(CBS) Las Vegas embraces 36 million people a year, each looking to get lucky - and get rich.
But the casinos aren't nearly so welcoming when it comes to Washington regulations - and in Campaign '08, they're leaving nothing to chance, CBS News investigative correspondent Sharyl Attkisson reports.
You might not know it, but America’s gambling obsession has become a major force in the U.S. economy. All that money pouring into casinos and wagered in sports betting amounts to $85 billion a year.
And the handful of tycoons, who control the gambling industry, are playing an unprecedented role: putting all their money behind Sen. John McCain in Nevada, a key battleground state.
McCain's Vegas team of five includes billionaires Sheldon Adelson, of Las Vegas Sands and longtime Democrat Steve Wynn of Wynn Resorts. They're acting as "bundlers," mega-fundraisers who, critics say, get special access.
One of their posh events last June carried a $1,000 ante; $10,000 got donors into a VIP reception with McCain; and $33,000 bought access to an even more exclusive reception.
The casino bosses wouldn't talk to us, so we got the scoop from Ray Poirier, of "Gaming Today."
“What’s different about this presidential election that would motivate them to get that heavily involved?” Attkisson asked.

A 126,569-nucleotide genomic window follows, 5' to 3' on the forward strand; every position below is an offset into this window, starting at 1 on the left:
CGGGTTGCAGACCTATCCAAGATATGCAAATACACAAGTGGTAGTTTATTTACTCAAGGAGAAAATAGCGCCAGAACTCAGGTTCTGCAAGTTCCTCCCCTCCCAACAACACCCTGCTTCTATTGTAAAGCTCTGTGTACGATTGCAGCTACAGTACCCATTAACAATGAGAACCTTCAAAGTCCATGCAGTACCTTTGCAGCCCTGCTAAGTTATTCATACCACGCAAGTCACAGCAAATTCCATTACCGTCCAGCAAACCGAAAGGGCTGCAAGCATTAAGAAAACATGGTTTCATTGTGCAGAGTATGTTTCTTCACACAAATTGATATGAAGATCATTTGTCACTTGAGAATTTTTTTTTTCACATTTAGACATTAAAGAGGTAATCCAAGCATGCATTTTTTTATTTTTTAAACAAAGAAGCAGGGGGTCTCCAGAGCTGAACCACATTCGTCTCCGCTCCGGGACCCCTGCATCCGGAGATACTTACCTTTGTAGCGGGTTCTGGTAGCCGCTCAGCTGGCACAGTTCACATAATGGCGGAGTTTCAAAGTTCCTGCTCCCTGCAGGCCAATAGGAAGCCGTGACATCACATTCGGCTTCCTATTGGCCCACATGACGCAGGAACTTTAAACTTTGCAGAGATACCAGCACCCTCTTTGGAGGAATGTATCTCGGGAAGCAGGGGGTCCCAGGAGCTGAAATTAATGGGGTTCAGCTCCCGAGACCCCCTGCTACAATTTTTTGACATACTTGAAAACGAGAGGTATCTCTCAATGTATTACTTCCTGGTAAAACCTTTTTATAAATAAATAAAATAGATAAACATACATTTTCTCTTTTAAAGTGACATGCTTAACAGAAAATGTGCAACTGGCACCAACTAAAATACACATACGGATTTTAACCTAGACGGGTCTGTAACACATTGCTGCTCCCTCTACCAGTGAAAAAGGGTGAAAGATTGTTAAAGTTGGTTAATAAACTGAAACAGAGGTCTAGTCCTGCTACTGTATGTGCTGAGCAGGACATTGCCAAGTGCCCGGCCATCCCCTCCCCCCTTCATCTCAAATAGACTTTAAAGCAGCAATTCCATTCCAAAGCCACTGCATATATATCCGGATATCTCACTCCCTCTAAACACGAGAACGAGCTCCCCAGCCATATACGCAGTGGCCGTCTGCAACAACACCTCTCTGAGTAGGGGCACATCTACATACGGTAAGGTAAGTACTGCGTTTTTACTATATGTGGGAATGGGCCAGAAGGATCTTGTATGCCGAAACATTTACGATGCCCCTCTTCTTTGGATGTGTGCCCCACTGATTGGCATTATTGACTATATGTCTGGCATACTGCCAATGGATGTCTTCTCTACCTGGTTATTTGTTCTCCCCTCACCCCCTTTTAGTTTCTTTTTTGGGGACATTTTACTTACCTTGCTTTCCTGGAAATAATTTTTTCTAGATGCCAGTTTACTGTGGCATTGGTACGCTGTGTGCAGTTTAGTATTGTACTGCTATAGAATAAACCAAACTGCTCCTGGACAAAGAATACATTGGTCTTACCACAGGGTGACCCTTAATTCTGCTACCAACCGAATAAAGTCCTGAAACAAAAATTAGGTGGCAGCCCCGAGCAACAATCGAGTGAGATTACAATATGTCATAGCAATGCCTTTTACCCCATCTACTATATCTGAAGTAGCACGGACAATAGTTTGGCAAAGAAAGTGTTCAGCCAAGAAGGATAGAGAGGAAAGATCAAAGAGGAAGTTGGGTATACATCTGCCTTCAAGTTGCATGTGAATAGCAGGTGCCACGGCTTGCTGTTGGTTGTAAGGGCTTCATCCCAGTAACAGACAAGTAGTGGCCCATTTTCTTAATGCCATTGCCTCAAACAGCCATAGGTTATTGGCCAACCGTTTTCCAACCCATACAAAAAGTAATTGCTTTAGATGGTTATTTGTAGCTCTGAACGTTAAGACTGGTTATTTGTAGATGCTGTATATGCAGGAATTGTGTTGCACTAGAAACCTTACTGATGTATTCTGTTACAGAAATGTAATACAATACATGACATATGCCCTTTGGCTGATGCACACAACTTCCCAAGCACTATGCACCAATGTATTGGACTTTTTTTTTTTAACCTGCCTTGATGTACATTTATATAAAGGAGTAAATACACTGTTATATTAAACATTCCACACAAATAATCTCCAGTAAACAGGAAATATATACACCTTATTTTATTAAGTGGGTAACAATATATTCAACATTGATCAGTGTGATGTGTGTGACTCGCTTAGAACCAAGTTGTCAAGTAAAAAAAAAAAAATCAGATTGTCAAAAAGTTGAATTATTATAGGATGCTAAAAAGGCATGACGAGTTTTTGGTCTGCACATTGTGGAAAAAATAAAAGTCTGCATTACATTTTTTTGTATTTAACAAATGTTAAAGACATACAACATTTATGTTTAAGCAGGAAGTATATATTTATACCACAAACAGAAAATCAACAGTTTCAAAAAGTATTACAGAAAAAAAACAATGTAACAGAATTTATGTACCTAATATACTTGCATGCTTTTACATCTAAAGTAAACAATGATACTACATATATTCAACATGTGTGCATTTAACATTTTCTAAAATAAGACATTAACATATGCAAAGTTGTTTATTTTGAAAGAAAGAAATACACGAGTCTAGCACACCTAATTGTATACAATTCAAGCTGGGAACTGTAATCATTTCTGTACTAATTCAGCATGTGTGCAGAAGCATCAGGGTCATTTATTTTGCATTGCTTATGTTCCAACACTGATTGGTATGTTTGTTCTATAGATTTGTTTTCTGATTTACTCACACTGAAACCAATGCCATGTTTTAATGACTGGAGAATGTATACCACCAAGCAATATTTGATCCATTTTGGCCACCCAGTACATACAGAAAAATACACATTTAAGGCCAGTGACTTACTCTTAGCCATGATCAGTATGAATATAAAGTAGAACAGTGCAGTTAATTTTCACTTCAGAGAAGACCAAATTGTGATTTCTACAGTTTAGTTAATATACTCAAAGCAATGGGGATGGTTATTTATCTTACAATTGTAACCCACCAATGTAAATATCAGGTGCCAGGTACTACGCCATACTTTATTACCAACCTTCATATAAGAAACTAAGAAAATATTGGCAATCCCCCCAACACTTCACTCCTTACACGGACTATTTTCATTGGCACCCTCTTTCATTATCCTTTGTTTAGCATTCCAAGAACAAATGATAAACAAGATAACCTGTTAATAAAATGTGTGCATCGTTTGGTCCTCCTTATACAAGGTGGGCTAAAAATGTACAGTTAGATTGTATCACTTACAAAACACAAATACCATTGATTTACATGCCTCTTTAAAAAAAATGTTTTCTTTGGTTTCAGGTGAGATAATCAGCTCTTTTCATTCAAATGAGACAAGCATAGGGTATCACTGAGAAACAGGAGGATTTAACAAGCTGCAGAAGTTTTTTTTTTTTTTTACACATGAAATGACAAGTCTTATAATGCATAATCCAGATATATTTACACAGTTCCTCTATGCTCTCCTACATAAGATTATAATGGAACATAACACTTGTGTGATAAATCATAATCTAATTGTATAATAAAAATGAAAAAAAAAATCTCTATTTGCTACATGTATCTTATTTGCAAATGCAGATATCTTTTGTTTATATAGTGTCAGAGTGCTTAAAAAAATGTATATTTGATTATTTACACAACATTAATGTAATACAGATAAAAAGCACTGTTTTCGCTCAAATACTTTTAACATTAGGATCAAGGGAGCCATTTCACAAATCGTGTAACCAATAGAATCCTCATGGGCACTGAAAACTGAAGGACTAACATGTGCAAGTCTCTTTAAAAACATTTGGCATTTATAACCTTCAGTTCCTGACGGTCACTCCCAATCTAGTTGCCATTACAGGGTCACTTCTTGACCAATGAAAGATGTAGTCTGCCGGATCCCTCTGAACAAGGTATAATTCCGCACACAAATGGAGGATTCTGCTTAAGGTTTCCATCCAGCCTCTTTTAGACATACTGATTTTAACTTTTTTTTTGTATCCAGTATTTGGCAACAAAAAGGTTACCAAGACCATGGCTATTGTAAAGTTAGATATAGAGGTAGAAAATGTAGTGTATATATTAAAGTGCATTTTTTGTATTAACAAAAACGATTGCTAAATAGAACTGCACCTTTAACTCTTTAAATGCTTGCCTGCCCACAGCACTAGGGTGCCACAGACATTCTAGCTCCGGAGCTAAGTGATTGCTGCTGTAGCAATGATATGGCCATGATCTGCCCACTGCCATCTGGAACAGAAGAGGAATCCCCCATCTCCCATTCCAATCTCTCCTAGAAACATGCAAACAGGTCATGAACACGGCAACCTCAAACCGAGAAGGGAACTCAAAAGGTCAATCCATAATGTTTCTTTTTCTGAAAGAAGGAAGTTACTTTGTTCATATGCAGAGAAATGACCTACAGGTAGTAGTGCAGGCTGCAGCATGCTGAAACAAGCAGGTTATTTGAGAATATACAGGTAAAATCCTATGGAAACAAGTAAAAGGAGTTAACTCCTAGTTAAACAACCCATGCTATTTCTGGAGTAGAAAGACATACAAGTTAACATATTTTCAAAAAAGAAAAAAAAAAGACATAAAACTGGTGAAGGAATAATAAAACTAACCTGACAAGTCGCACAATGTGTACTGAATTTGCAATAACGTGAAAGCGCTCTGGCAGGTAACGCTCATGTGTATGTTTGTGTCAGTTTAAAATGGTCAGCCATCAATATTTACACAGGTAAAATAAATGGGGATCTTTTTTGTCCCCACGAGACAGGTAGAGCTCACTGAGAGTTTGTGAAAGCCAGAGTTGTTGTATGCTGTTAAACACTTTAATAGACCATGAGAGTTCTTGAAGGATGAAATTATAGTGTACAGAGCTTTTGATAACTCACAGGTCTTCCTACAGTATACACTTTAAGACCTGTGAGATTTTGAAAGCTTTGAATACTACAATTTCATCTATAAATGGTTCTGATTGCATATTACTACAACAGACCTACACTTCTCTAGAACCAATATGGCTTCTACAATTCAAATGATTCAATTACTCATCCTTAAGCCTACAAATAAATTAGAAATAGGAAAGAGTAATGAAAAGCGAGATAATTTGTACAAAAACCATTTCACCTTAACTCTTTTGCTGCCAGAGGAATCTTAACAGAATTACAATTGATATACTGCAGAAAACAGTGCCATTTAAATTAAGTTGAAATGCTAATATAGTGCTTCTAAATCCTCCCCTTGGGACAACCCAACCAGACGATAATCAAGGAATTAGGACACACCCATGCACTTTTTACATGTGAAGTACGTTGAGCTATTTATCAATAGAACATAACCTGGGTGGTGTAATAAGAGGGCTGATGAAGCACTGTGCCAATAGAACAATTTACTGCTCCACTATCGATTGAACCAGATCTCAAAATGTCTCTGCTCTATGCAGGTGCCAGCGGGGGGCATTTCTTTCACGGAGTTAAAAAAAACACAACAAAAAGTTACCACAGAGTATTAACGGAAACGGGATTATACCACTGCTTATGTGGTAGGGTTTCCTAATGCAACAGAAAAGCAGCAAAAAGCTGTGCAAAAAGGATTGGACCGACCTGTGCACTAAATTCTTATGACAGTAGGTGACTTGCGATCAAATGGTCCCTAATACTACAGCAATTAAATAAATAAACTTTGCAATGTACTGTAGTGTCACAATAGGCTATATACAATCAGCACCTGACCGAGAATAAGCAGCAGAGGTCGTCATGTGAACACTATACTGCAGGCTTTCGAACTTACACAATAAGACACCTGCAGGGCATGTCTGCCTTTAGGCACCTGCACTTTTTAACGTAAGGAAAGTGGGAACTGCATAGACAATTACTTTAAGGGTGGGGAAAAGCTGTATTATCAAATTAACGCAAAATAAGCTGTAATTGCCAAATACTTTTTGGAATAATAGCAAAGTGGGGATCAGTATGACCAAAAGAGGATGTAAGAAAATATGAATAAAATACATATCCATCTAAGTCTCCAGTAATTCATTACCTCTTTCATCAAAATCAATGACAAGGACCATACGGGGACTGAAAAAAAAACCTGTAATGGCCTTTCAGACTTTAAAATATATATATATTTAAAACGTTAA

"I don’t think they’ve encountered this kind of concern in the past," Poirier said.
Poirier says they worry Obama would be a big regulator - and cost them billions.
"It could bring problems with unions; it could bring problems with taxes," he said.
As for McCain - he too was once viewed as hostile to gambling after he tried to ban sports betting. He failed after the gaming industry flooded Congress with campaign donations.
"This is all about money!" McCain said in 2001. "This is all about $10 million in campaign contributions by the gambling industry."
Today, McCain is accepting donations from some of the same players. His office didn't return our calls, but according to federal records, his gaming-related donations reach $2 million dollars or more.
In contrast, Obama's gotten between $50,000 and $100,000 from one fundraiser with casino interests - the wife of resort owner Steve Wynn.
Like Vegas, politics is always a gamble. But it seems gambling industry honchos are hoping to better their odds by increasing John McCain's.
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